Many people don’t consider creating wills and trusts until it’s too late. MPS attorney Francis Beninati says it’s never too early to think about estate planning. We sat down with him recently to talk about estate planning, helping clients understand their needs, and providing their heirs for their future.
Tell us a little about yourself, and how you got interested in practicing law.
I grew up mainly in Europe. My mom was English, and my dad was Italian. They met when he was in London to learn English, but then World War II happened, and it wasn’t until after the war that they got back together and got married. We moved around a lot, around Europe and to South Africa. One of the tough parts was having to start over again each time I went to a new school. But the good part is that after a while, you learn to get along with everyone. We settled in Italy when I was twelve. I went to the International School of Milan, and most of my friends were American. So when they went to college in the United States, I ended up coming here, too. I went to Duke University as an undergraduate and then went to University of Virginia School of Law. I thought that a law degree would provide me with a good graduate education that I would use in Europe working in international business.
How did you get into estate planning law?
I ended up marrying an American woman and decided to stay in the country. Illinois was one of only three states that allowed “aliens” to practice law, so we moved to Chicago. It turned out to be a wonderful move. In my first job as a lawyer in the 1970s, I was the “garbage man.” I did what nobody else wanted to do, which is what young lawyers were expected to do in those days. There then was an opening in estate planning after a senior associate left, and I found that estate planning was uniquely suited to my personality. I liked the need for precision when drafting documents, and I liked the client relationships that I formed. When you discuss sensitive planning issues with clients, you become almost like a priest or a rabbi to those clients. And I liked that. I felt as though what I was doing was very meaningful.
You were part of Kaplan Saunders Valente & Beninati, LLP, which was recently acquired by MPS. How has that process been?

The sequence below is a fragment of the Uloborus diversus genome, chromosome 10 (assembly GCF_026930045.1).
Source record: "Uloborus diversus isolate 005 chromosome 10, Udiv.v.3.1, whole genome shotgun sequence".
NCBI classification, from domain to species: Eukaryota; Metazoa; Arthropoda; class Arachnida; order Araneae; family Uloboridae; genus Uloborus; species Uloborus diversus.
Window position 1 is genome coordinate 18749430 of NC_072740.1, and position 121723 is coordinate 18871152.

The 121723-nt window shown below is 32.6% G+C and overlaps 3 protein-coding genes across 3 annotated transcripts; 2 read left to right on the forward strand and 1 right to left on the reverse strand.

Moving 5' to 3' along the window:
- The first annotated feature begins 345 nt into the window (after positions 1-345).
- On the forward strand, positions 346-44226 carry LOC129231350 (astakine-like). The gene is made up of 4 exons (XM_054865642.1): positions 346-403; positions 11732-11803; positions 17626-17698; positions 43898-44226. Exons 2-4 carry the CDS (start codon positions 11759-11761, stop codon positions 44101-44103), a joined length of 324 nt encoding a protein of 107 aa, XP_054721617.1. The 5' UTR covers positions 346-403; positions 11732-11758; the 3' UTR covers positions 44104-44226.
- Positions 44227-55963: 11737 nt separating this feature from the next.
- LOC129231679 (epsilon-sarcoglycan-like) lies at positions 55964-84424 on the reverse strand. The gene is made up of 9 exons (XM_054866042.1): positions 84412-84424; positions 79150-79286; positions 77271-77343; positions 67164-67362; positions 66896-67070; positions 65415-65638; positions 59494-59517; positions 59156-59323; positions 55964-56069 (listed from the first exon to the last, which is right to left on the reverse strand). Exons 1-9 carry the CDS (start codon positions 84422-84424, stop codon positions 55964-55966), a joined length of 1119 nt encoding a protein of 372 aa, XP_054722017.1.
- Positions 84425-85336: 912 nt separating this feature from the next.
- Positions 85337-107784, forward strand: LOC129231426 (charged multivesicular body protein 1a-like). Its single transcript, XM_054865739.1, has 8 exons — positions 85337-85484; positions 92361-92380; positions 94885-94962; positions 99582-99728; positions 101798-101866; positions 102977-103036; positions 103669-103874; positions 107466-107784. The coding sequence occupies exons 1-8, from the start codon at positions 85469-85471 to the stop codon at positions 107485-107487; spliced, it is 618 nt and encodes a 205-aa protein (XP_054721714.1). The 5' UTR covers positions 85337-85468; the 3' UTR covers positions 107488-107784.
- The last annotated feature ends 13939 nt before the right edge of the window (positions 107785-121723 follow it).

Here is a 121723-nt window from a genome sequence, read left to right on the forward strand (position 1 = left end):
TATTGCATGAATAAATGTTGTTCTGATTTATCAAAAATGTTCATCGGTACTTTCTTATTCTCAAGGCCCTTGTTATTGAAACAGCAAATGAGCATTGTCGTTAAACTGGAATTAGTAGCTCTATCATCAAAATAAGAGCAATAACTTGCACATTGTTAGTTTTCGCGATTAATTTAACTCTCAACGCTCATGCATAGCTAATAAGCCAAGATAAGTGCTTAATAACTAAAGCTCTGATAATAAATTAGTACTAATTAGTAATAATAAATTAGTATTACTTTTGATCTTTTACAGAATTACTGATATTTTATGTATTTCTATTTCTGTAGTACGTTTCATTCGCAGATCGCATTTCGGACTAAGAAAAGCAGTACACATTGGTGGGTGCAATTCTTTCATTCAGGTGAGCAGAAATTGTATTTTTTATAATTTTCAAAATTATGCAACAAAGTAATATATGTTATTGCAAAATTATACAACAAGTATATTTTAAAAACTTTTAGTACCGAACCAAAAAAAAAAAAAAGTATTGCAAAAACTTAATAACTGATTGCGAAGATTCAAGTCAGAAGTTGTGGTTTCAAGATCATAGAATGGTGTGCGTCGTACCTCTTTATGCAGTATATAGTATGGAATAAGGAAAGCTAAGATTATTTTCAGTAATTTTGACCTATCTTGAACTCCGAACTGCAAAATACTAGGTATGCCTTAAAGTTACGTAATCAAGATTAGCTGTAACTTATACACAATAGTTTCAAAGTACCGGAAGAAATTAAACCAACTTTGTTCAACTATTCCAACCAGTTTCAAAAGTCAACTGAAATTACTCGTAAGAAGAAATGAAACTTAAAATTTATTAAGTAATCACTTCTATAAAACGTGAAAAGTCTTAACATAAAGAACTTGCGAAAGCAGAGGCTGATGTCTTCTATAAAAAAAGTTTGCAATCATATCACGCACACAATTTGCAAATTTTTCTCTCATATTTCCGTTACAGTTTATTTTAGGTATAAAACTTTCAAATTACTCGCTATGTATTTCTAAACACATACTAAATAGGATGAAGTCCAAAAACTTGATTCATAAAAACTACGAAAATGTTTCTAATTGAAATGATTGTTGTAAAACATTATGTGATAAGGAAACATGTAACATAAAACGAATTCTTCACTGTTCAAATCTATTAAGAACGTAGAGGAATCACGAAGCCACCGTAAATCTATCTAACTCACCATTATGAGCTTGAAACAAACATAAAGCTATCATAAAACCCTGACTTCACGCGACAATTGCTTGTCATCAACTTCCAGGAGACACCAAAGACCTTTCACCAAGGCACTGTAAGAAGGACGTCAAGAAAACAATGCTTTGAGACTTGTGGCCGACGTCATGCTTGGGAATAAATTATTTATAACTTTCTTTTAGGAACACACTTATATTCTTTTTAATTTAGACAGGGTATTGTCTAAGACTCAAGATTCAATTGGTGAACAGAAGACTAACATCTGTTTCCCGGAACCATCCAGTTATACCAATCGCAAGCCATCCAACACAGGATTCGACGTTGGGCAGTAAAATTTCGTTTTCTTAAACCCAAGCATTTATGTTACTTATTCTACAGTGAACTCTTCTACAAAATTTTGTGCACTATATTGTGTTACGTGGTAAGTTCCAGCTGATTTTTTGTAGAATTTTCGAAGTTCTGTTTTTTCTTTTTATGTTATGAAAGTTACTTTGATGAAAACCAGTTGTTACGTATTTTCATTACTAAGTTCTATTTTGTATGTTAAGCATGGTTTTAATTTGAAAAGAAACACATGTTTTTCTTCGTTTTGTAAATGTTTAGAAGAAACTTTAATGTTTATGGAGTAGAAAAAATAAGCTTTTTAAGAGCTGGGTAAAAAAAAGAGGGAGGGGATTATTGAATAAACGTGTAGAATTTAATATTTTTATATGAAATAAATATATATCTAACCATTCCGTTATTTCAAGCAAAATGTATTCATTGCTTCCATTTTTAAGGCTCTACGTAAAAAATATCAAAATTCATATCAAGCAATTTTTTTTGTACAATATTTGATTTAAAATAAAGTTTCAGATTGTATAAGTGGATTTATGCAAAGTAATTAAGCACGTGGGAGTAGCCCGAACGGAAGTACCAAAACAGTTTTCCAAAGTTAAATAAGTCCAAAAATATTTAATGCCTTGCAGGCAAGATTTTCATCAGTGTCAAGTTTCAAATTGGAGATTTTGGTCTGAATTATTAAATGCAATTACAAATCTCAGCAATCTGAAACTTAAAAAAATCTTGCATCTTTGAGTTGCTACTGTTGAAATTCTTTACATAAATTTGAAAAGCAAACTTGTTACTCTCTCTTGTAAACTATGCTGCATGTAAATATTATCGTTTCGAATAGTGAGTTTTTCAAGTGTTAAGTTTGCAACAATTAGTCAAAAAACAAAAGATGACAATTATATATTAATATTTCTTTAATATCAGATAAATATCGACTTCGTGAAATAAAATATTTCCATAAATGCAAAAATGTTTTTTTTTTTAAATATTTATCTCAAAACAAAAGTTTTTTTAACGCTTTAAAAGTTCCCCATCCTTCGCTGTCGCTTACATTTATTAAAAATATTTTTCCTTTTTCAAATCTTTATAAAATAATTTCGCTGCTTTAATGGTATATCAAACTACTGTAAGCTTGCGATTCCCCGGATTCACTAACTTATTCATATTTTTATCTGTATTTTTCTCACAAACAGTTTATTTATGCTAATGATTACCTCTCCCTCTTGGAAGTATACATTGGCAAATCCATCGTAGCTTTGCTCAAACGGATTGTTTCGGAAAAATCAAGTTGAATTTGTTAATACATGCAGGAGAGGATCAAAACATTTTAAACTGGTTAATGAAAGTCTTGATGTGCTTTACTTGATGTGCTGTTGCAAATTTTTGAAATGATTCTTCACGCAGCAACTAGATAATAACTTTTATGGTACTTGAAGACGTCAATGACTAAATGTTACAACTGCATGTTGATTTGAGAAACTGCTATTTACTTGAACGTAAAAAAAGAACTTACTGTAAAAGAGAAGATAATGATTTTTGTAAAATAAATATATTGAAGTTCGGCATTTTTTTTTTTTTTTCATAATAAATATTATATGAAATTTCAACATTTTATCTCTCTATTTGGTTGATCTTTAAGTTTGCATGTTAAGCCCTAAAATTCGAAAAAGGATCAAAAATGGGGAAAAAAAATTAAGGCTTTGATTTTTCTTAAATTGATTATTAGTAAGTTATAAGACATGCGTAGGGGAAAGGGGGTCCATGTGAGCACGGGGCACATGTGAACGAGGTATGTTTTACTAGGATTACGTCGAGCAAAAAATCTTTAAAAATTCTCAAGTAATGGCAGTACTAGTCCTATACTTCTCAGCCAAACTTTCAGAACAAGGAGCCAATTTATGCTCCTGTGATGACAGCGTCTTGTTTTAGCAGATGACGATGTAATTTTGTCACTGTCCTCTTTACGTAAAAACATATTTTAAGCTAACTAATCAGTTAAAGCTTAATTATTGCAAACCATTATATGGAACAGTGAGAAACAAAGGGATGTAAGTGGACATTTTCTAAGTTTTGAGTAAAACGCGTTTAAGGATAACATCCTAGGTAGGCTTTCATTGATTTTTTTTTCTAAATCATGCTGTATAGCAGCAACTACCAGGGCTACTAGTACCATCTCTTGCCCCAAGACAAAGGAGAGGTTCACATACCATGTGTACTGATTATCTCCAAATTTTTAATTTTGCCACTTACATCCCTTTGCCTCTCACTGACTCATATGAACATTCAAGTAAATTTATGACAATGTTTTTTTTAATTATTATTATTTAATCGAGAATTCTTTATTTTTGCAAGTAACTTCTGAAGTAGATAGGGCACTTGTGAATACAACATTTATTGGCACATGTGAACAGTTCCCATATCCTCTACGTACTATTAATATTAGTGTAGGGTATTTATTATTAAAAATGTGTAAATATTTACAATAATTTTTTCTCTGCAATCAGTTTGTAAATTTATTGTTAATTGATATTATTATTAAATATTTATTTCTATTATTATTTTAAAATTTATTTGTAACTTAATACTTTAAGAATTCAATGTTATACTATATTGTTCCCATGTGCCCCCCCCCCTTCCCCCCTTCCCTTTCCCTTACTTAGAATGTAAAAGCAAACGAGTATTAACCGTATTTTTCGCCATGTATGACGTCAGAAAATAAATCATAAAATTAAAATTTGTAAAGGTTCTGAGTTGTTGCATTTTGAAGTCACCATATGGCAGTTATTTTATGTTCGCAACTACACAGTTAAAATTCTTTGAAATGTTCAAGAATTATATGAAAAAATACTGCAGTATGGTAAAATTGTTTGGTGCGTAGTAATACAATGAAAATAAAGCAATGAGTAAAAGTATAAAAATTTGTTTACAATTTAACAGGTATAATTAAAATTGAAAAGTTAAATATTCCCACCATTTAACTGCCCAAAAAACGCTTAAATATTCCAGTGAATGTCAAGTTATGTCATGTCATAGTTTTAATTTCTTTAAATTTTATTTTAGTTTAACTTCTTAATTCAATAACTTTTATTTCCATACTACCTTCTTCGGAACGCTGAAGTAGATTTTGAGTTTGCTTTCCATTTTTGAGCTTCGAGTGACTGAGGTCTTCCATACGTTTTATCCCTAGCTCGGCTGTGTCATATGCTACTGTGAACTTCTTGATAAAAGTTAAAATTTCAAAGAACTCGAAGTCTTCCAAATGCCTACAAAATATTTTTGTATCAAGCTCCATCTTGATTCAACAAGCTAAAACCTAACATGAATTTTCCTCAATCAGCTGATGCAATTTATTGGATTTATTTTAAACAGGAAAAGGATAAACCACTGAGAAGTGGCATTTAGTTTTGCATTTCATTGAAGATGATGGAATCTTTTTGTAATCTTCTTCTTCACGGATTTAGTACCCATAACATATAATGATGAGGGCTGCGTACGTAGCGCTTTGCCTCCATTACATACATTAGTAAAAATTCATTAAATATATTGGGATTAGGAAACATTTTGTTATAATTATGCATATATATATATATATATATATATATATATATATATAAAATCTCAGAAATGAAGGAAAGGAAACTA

I joined Kaplan Saunders more than 20 years ago, because it was a smaller firm and I could run the estate planning department the way I wanted to. When the opportunity came to move to MPS Law, I was thrilled with the idea, since we all moved together as a firm. I’m really pleased to be here. Going forward I think I will have a lot of work to pass along to younger lawyers. I have trained many young lawyers in my career, and I will enjoy continuing to do that going forward.
What makes a good estate planning attorney?
You have to be meticulous, and you have to keep up with changes in the law, particularly estate, gift and income tax laws. Beyond that, you need something more. I think you need soul. You need to have the ability to understand what’s going on with a client, even if a client won’t tell it to you face-to-face. Understanding their situation and their family dynamics helps you draft documents that are tailored to their particular family situations.
You mention helping clients achieve their goals. When should someone talk with an estate planning attorney?
A lot sooner than they might think. Everyone, needs to think about estate planning. That’s especially true if you have significant assets, but even those with smaller estates need to plan sooner rather than later. If you don’t have a will or trust, the State of Illinois says what happens to your assets. If you do have minor children, aging parents, or others that you want to benefit in certain ways, then you can set up trusts for them. It’s not about controlling your assets from the grave. It’s about setting up people for success. And the only way to do that is by planning ahead of time. Sometimes I say to my clients, you can pay me now or pay me later. It costs money to set up a trust, but a properly set up trust can save additional expense and aggravation at death.
What kind of clients do you represent?
I represent many business clients, including automobile dealers, major contractors, doctors, and lawyers. Business clients are unique. They have to think about estate taxes. The Illinois exemption on estate taxes is currently $4 million. You don’t want to leave your spouse or children with a valuable asset that generates an estate tax but with no cash to pay estate tax because your assets are tied up in your closely held business. That could mean your business is on the sales block. I help clients set up their estates to help ensure that doesn’t happen.
I have some smaller clients who I have represented for many years, and who are important to me because they started off with me when I was very young. I got a call from a client last fall who said, ‘I’m so glad you’re still practicing law, Francis.” And that made me feel really good. I’m just so glad I can continue to help my clients. And at some point in time if I’m not practicing law anymore, I know my clients will be very comfortable dealing with my estate planning colleagues at MPS.